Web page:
Book club meeting sparks controversy

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URBANA — Book clubs are usually free of controversy, but members of one club say other people tried to bring it in.

The visitors say they were discriminated against and turned away at the door.

Both the book club, and those visitors, say they have been targeted because of their race.

“The Independent Media Center is a community center with a social justice mission, and we are particularly concerned with serving marginalized populations,” said IMC program director Brian Dolinar.

Dolinar opened the IMC’s doors to the Black Students for Revolution.

Several students gathered in this room to talk about the autobiography of Malcolm X.

But Karen Olowu says they were interrupted by the Illini Republicans.

“They just tried to come into our space and be disruptive, antagonize our members,” said Olowu.

That’s when Dolinar stepped in.

“We were concerned about the students, and really find the actions of this group, the Illini Republicans, to be very inappropriate and this kind of intimidation, we won’t tolerate it,” said Dolinar.

Illini Republicans vice president Timothy Kilcullen said his group was not trying to be the enemy.

“I absolutely guarantee that never happened. No illini Republican member ever threatened anyone in Black Students for Revolution,” said Kilcullen.

He said he was concerned when he saw a flier for the book club, saying people in attendance should be only people of color.

“Instead of protesting like we were certainly tempted to do, we go to just see the discussion…see another point of view. And they say we’re not even going to let you see our viewpoint,” said Kilcullen. “It’s just shocking prejudice.”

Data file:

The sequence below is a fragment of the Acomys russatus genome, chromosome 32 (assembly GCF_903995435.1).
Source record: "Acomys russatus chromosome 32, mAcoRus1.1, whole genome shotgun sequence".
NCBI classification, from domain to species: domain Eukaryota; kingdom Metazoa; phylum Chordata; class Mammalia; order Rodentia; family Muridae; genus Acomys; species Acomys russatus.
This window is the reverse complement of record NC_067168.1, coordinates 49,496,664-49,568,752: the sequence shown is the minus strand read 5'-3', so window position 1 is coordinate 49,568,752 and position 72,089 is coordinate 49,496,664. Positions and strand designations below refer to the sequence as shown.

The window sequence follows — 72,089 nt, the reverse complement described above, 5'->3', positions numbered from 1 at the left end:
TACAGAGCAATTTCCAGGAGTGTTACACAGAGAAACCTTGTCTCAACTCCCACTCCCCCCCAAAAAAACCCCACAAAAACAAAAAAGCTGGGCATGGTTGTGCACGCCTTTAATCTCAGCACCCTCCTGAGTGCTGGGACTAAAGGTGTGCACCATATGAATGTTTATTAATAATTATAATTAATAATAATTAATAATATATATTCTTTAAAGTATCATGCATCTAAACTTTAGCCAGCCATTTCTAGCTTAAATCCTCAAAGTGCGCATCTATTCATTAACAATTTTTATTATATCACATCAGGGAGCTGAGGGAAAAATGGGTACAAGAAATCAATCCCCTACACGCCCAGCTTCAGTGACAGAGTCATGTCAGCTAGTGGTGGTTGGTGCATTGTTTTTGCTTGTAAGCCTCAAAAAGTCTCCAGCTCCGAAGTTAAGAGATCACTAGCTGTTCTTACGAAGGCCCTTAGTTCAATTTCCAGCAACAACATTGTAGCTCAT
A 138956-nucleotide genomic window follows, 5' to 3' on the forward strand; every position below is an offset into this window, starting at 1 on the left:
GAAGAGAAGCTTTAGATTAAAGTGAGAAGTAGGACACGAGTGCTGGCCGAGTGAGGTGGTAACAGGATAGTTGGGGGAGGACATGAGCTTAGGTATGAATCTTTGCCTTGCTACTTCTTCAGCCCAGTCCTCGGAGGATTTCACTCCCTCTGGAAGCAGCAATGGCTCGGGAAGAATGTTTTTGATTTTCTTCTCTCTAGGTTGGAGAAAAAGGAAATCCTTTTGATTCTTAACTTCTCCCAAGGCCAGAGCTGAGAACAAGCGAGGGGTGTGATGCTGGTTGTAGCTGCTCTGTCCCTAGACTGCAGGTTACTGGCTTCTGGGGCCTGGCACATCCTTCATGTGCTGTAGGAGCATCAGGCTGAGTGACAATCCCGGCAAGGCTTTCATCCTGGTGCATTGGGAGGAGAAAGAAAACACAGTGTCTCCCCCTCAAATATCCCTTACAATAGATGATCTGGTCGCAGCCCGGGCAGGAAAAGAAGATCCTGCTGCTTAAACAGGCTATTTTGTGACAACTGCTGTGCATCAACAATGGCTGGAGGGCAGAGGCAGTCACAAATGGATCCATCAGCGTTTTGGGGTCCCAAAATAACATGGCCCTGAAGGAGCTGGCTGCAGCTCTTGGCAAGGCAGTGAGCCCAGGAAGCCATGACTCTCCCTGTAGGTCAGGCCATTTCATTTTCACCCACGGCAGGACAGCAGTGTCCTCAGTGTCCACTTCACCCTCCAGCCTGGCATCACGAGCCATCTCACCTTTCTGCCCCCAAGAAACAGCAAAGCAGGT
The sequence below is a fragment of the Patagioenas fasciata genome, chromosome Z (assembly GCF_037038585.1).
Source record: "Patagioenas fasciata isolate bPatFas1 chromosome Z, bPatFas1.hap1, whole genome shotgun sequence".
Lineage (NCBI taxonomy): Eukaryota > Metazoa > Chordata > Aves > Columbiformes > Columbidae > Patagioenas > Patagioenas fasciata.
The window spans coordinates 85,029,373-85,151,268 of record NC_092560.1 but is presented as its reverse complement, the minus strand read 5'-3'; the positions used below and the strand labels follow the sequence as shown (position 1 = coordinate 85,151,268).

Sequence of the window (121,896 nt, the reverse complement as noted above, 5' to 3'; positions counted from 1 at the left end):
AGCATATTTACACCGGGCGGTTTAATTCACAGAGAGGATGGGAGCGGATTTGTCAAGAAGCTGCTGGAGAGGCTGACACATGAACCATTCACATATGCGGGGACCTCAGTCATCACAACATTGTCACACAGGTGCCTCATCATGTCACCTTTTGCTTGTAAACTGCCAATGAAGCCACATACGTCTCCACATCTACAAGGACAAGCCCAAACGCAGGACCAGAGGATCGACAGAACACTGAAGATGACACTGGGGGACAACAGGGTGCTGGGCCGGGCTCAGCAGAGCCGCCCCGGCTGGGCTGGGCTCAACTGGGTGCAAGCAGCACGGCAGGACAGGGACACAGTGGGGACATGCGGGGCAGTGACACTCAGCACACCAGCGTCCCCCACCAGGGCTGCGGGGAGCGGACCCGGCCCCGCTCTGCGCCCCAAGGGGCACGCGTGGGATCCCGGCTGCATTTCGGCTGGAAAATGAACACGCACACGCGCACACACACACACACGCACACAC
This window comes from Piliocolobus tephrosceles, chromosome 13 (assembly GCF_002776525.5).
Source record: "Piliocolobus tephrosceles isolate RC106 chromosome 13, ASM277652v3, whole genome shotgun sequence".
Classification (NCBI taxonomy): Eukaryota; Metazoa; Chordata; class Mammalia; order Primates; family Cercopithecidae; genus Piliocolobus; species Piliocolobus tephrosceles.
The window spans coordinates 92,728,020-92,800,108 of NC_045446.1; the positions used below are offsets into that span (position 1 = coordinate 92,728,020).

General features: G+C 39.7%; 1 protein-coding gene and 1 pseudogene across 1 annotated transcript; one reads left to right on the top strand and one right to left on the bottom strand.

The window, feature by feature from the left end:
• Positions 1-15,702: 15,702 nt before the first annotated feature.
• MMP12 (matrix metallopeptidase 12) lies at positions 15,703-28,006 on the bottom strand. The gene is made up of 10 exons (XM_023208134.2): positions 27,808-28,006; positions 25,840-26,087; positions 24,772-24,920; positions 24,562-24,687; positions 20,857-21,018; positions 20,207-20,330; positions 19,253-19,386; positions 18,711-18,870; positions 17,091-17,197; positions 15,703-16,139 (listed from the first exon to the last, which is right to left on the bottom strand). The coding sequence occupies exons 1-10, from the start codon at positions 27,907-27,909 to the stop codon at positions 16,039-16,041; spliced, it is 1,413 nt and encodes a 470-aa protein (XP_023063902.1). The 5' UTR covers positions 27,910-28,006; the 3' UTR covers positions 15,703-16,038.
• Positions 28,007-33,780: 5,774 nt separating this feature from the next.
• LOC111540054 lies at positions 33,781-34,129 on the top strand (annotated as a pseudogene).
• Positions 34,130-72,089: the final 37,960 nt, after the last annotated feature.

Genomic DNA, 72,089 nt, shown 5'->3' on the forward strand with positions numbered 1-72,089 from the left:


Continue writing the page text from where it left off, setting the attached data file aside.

He said they wouldn’t even let them in the door.

“Two separate groups of people from Illini republicans went. They were both turned away instantly,” said Kilcullen.

“Of course there’s going to be staff, and we are not going to allow them into the building,” said Dolinar.

Kilcullen said “they didn’t ask them what group they were from, nothing like that. They just saw the skin color and told them to leave.”

Olowu said the purpose of the book club is not to draw prejudice.

“The purpose of the book club is to give people of color, and specifically black people, a safe space, and issues that are specific to us as a community,” said Olowu.

The Illini Republicans say the book club promoted segregation, but Olowu says there’s a key point everyone needs to understand about what segregation actually means.

“Segregation was a system of racial oppression that lasted for decades, and it was enforced by power, systemic power,” said Olowu. “It harmed hundreds of thousands of black people. A reading group for people of color harms nobody.”

The Illini Republicans said they are considering legal action against the IMC.

However, legal experts say there’s a good chance a lawsuit would be unsuccessful, since the IMC is privately owned and the meeting was a private event.

The U of I’s Vice Chancellor for Student Affairs, Renee Romano, released a statement in response to recent race-related issues like this one.

Part of it says “my staff and I are working to find ways to create meaningful dialogue between students with different views on critical issues…at Illinois, we can and should be an example of how to engage with those who disagree with us.”

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